Most birth centers are pretty open to whoever else you want at your birth, too. You will likely be able to bring your husband, your mom, your kids, friends, other family, a doula, or anyone else. Make sure to ask your birth center if they have a limit on how many people you can bring.

It’s worth pointing out here that there likely will be other people in nearby rooms while you are in labor if you are at a birth center. Other women will be coming for appointments and there may even be another woman in labor, if your birth center has two separate birthing areas.

You will still have privacy, but it may be harder for you to fully relax and let labor happen if you know there are strangers in a nearby room.

Atmosphere, Interventions, and Outcomes: Birth Center

Finally, let’s talk about what a birth center is like in terms of atmosphere, interventions, and outcomes.


Most birth centers are designed to be like a home. They usually have rooms that look like your bedroom at home, with a comfortable bed, decor on the walls, normal furniture, and space to move around freely.

They likely won’t have any machines or monitors and you’ll be able to wear whatever you choose. 

Your midwives and other assistants will probably stay with you for most of labor but will usually take a much more hands-off approach so you can do your thing.

Most midwives don’t do regular cervical checks unless you ask them to, and they check your baby’s heart rate only intermittently as needed which allows you to focus on labor without unnecessary interruption.


Birth centers consistently have low rates of medical intervention, so if you’re wanting an unmedicated birth, a birth center might be a good option.

That said, birth centers will almost certainly have IVs, Pitocin, and oxygen on hand in case they are needed. They will be used only when needed though, not routinely for every woman.


When I say “outcomes” I’m talking about things like c-sections and injury to or illness in baby or mom. Birth centers usually have good outcomes (and low rates of negative outcomes).

According to a study done in 2013, only 6% of moms who labor at birth centers will get a c-section

The same study found that only 1% of moms laboring at a birth center will have an assisted vaginal birth (forceps or vacuum device).

Midwives rarely cut episiotomies.

Birth center births attended by midwives have low rates of preterm birth, low birth weight babies, and deaths of babies.

Many women report they are satisfied with their experience in birth centers.

What is a Home Birth Like?

Now let’s talk about home births. If you haven’t already, I strongly recommend you pause and read Are Home Births Safe? before reading the rest of this blog post. Understanding the safety of home births is an important first step before looking at what home births are like.

The 3 Cs: Home Birth

What is the creed, convenience, and cost of a home birth?


If you give birth at home, you’ll be attended by an independent midwife (probably a certified professional midwife). To reiterate, midwives view birth as a natural, normal event and usually let it proceed without intervention. And they don’t expect you to give birth within a specific time range.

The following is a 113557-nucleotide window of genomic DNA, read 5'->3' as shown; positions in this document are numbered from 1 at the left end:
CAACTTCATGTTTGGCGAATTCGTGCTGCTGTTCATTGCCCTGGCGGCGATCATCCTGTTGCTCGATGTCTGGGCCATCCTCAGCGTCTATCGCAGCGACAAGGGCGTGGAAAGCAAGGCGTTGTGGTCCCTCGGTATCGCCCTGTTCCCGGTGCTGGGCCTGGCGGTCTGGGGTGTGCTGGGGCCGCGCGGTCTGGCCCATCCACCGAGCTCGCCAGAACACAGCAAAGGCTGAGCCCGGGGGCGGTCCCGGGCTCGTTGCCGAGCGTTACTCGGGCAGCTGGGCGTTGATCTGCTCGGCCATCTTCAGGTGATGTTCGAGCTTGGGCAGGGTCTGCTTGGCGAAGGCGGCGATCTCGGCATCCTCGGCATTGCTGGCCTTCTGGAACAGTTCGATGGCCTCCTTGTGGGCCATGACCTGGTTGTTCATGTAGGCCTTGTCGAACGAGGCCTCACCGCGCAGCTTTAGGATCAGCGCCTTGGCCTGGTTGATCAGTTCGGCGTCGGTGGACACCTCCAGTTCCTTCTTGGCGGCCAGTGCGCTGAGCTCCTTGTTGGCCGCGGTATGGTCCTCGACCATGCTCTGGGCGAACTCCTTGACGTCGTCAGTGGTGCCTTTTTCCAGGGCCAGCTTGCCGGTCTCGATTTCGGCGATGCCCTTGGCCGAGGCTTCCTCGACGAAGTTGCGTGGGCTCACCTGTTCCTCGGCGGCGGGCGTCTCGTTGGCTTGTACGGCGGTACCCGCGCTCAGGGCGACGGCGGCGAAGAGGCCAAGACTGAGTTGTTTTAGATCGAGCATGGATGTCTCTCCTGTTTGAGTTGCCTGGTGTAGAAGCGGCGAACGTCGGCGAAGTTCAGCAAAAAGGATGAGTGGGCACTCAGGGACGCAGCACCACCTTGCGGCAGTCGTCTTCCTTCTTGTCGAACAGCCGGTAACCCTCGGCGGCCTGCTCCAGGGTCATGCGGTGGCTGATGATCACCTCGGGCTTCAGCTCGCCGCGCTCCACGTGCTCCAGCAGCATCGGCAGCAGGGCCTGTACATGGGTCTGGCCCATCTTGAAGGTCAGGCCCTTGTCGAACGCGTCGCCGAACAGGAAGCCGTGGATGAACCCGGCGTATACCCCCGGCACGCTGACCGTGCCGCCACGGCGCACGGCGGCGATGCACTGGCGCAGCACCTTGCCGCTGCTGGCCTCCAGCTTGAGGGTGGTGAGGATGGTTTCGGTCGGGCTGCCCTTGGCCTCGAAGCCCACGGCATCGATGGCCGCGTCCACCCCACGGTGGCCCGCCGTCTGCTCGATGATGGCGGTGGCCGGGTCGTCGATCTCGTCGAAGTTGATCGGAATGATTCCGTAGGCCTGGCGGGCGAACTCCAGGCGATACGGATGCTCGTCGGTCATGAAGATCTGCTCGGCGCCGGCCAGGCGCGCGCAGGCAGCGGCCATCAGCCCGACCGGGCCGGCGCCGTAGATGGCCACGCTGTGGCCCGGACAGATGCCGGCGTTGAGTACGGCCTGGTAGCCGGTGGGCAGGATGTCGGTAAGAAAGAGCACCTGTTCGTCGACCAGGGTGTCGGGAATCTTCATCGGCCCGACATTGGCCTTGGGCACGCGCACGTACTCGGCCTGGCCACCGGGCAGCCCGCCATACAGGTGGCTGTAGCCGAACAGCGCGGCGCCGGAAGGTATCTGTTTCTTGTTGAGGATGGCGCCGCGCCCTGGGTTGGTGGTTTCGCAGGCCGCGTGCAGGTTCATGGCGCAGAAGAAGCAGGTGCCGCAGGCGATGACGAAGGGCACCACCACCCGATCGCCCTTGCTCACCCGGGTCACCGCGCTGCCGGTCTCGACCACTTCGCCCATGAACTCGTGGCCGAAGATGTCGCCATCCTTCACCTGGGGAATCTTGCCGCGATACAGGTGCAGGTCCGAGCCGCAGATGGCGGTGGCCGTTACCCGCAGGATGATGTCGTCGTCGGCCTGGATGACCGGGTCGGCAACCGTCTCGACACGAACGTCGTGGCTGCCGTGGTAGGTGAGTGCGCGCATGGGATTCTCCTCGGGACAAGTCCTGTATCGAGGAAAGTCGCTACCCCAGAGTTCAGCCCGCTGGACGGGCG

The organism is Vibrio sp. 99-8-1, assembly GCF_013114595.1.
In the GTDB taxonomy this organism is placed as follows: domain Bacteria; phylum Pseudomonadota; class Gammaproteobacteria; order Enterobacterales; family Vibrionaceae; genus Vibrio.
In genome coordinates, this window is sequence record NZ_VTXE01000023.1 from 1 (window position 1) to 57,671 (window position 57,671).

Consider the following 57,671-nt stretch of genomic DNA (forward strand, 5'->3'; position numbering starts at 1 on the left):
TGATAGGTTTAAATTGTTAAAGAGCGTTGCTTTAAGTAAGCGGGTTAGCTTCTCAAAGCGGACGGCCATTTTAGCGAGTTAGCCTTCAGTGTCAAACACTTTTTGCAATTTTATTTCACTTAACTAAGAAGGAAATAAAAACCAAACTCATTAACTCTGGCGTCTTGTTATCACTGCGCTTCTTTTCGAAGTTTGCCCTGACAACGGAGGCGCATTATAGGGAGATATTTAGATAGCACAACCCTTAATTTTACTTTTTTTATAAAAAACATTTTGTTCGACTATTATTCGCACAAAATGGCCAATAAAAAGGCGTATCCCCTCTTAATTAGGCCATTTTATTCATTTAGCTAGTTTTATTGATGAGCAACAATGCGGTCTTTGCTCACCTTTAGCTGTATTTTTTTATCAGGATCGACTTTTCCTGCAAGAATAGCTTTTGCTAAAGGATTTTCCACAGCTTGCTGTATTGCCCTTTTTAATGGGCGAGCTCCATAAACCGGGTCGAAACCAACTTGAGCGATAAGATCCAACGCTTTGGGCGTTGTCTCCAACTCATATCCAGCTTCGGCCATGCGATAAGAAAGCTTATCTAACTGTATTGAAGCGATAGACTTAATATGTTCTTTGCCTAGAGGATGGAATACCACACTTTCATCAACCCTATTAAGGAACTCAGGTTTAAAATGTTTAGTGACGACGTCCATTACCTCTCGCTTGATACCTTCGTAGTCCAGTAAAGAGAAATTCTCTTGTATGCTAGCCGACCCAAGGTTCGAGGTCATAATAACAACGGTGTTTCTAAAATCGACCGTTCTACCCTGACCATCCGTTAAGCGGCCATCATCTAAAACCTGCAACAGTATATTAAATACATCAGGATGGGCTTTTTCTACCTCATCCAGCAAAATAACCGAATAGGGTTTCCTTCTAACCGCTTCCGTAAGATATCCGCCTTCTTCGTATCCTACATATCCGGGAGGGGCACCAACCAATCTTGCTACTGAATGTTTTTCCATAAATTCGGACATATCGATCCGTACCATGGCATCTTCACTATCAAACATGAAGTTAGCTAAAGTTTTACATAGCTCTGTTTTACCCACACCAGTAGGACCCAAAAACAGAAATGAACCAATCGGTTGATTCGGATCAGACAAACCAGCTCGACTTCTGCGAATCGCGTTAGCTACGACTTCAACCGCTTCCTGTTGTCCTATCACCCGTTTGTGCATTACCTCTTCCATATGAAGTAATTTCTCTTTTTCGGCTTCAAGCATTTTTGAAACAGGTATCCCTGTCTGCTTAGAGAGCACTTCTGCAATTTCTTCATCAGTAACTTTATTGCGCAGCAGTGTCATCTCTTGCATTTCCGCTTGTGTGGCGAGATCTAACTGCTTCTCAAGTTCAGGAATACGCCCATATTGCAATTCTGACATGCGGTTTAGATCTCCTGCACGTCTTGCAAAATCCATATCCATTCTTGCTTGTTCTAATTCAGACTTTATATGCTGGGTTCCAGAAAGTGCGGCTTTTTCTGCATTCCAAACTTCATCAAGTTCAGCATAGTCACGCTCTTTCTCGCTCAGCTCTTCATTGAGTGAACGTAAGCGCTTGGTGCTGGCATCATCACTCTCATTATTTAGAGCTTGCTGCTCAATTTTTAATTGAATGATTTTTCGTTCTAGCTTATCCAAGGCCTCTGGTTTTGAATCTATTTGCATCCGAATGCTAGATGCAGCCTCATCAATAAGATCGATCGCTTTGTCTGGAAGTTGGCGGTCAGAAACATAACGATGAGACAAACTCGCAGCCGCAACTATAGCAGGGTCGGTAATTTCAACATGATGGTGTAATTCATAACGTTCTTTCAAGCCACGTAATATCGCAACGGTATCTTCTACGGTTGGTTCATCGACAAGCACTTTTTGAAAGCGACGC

Your midwife will likely act more like a guest at your labor than a manager (which is what most women prefer and which often has the best outcomes). Like in birth centers, midwives usually take a hands-off approach and let mothers labor however they choose. 

Home birth midwives don’t expect emergencies but they know what warning signs to look for and when a hospital transfer is necessary. Before suggesting a transfer or medical intervention, though, they’ll do what they can to mitigate non-emergency challenges in natural ways. 


Home births are the most convenient birth place when it comes to travel time and being surrounded by your own belongings. You don’t have to pack any bags and you don’t have to travel while in labor.

When it comes to paperwork, like birth center midwives, many home birth midwives will likely have you fill it out before labor begins so you don’t have to worry about in the middle of contractions.

One possible inconvenience of a home birth is that you have to provide many of the supplies. Your midwife may provide a birth kit but she’ll still need you to gather supplies, such as towels and bowls.

You will also be responsible for having diapers, wipes, and blankets ready for your baby. And you’ll need to have pads and other recovery items for you.


A home birth is often the cheapest option for birth place. On average, you can expect to pay between $4,000 and $9,000 for a home birth (including prenatal and postnatal care).

The cost depends on your midwife’s fee, lab tests and ultrasounds you have done, and whether you hire a doula and a birth photographer.

If you want to learn about the cost of a home birth in more detail, check out How Much Does a Home Birth Cost?.

Pain Management: Home Birth

At home, your options for pain management will be limited to natural coping methods. Chances are that’s what you want anyways, though, if you’ve chosen a home birth.

You can start to practice your labor coping methods now. Check out How to Cope With Contractions: Natural Pain Relief During Labor to get started.

In addition to techniques, your body naturally produces pain relievers during labor; they’re called endorphins and they’ve been shown to be stronger than man-made opioids like morphine. (This applies to all birth locations IF you are comfortable, able to relax, and unmedicated.) 

Who’s There: Home Birth